Supercritical “steam” is actually supercritical water, because at supercritical pressures fluid is considered as a single-phase substance. However, this term is widely (and incorrectly) used in the literature in relation to supercritical “steam” generators and turbines.
Superheated steam is a steam at pressures below the critical pressure, but at temperatures above the critical temperature.
General trends of various properties near the critical and pseudocritical points (Pioro et al., 2011; Pioro and Mokry, 2011a; Pioro and Duffey, 2007) can be illustrated on a basis of those of water. Figure 5 shows variations in basic thermophysical properties of water at a supercritical pressure of 25 MPa (also, in addition, see Figure 6). Thermophysical properties of 105 pure fluids including water, carbon dioxide, helium, refrigerants, etc., 5 pseudo-pure fluids (such as air) and mixtures with up to 20 components at different pressures and temperatures, including critical and supercritical regions, can be calculated using the NIST REFPROP software (2010).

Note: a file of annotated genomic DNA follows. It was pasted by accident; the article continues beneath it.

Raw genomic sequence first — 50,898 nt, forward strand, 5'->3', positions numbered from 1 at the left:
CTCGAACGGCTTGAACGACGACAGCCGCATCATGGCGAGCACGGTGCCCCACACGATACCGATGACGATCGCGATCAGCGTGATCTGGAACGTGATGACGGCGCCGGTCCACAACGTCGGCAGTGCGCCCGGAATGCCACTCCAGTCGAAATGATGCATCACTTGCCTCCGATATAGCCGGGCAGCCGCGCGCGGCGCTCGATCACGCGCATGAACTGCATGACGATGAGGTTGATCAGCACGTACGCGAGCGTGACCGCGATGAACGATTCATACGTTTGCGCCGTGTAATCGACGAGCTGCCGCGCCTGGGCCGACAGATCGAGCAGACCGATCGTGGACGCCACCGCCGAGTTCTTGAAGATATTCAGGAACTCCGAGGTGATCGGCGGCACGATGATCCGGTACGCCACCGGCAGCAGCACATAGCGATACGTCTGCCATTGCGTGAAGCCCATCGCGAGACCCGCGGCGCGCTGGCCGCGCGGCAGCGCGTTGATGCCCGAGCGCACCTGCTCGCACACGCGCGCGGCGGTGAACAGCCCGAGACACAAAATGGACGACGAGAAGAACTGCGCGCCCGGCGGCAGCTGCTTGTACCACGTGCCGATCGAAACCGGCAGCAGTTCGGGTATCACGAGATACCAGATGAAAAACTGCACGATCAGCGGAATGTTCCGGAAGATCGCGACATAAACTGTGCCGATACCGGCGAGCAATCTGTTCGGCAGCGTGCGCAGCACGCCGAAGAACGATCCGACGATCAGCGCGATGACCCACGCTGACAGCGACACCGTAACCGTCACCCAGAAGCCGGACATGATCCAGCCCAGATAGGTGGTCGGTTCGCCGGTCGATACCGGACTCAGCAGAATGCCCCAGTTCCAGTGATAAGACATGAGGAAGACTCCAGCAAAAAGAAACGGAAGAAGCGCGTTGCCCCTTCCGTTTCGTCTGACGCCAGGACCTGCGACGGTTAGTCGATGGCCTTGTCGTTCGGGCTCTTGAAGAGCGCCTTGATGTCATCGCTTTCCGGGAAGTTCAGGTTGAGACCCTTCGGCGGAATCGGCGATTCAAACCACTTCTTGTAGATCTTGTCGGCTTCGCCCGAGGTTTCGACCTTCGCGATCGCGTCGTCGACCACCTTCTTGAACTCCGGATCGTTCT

At critical and supercritical pressures a fluid is considered as a single-phase substance in spite of the fact that all thermophysical properties undergo significant changes within critical and pseudocritical regions (see Figure 5). Near the critical point, these changes are dramatic. In the vicinity of pseudocritical points, with an increase in pressure, these changes become less pronounced (see Figure 6).